Hospital volume versus outcome: An unusual example of bivariate association

Rebecca A. Betensky, Caprice K. Christian, Michael L. Gustafson, Jennifer Daley, Michael J. Zinner

Research output: Contribution to journalReview articlepeer-review


The Leapfrog Group, a consortium of more than 100 large employers, purchasing coalitions, and states that collectively provide health insurance to more than 33 million people, convened in 2000 with the goal of using market forces to improve the quality of healthcare. The resulting Leapfrog initiative suggested selective referral of complex procedures to high-volume hospitals and set volume thresholds for five procedures. This was based on the hypothesis that low-volume hospitals have higher mortality, which can be viewed in simplified statistical terms as the hypothesis that the binomial p is a decreasing function of n. The analysis of the correlation between hospitals' standardized mortality ratios (SMR, i.e., the ratio of observed to expected deaths) and hospitals' procedural volumes is revealing about the volume/mortality hypothesis. This presents an unusual pedagogic example in which the detection of correlation in the presence of nonlinear dependence is of primary interest, and thus the Pearson correlation is ideally suited. The frequently preferred nonparametric measures of bivariate association are inappropriate as they are unable to discriminate between correlation and dependence.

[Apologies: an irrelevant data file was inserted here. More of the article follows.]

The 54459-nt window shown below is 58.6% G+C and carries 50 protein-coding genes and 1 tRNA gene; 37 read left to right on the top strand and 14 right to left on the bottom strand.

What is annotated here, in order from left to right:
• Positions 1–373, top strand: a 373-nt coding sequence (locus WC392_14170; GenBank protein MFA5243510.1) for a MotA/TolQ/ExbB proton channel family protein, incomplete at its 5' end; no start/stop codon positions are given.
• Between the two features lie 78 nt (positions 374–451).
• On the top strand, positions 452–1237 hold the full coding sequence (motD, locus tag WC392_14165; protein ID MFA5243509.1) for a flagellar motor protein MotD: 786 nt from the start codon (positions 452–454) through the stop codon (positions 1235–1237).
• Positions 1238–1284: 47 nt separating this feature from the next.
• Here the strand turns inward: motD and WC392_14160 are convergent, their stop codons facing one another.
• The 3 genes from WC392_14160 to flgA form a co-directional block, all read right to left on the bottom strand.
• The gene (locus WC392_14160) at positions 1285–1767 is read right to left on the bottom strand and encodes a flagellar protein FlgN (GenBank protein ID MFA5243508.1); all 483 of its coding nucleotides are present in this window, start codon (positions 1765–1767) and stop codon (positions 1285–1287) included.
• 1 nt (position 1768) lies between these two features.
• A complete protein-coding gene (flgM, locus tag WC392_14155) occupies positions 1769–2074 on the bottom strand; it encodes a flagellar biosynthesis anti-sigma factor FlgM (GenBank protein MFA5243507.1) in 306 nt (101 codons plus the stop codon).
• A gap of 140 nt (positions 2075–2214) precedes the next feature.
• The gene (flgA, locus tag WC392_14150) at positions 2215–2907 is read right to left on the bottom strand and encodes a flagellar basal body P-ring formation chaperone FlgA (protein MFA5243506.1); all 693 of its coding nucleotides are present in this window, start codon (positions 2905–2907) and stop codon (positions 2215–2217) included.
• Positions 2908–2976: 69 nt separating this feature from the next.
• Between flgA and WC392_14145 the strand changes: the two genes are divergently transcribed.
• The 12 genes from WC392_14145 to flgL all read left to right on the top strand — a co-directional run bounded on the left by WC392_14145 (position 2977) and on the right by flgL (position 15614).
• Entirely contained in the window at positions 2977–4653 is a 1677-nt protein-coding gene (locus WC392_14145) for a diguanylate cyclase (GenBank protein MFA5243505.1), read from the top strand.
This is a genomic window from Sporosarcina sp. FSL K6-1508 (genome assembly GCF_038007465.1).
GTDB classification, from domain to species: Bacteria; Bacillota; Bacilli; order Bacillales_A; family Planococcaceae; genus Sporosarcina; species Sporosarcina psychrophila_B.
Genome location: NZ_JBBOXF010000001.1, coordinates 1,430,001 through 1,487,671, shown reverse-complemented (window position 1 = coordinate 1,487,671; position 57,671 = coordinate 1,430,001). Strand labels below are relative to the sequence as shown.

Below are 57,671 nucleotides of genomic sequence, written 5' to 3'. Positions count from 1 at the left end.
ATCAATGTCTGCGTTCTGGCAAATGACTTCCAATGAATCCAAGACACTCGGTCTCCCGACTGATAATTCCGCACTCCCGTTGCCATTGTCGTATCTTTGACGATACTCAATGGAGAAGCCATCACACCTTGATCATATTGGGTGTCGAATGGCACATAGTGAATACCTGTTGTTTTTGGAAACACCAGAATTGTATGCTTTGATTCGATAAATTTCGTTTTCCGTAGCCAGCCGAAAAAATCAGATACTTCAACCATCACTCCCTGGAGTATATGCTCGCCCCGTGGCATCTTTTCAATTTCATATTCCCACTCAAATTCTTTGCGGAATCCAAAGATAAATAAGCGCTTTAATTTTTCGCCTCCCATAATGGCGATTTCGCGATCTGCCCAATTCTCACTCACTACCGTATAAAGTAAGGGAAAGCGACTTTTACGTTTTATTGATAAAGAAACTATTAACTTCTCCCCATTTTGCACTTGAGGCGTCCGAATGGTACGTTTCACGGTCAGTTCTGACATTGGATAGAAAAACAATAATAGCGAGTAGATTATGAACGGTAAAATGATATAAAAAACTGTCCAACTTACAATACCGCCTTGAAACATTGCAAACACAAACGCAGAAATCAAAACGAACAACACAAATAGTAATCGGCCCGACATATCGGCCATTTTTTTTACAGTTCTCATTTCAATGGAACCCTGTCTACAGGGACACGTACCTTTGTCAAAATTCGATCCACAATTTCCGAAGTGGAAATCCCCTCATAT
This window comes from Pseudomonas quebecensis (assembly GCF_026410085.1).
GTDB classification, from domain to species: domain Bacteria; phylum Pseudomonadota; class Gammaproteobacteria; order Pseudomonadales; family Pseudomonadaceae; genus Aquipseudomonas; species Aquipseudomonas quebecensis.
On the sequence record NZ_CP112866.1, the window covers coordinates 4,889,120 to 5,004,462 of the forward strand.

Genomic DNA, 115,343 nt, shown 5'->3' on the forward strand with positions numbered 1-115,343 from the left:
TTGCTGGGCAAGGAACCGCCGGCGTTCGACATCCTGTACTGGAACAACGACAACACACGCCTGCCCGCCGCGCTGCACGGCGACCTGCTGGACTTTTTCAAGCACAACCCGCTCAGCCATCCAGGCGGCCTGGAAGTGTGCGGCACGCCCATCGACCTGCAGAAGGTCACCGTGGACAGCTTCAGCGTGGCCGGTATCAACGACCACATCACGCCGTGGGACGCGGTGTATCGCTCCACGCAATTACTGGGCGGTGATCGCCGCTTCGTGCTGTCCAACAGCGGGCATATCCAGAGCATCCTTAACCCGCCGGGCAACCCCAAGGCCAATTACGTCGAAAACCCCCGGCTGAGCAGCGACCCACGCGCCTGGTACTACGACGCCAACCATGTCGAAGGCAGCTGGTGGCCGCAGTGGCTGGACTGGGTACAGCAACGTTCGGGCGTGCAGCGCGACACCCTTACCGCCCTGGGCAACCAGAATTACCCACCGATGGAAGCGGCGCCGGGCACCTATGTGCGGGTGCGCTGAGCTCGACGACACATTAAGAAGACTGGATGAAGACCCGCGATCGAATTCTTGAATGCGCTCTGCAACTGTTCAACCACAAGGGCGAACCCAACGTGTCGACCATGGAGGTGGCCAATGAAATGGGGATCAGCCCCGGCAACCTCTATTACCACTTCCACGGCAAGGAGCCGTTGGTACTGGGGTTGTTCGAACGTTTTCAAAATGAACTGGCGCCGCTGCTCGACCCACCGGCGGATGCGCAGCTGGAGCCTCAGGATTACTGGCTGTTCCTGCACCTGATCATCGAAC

Original languageEnglish (US)
Pages (from-to)598-604
Number of pages7
Issue number2
StatePublished - Jun 2006


  • Kendall's tau
  • Pearson's correlation
  • Spearman's rho

ASJC Scopus subject areas

  • Statistics and Probability
  • General Biochemistry, Genetics and Molecular Biology
  • General Immunology and Microbiology
  • General Agricultural and Biological Sciences
  • Applied Mathematics


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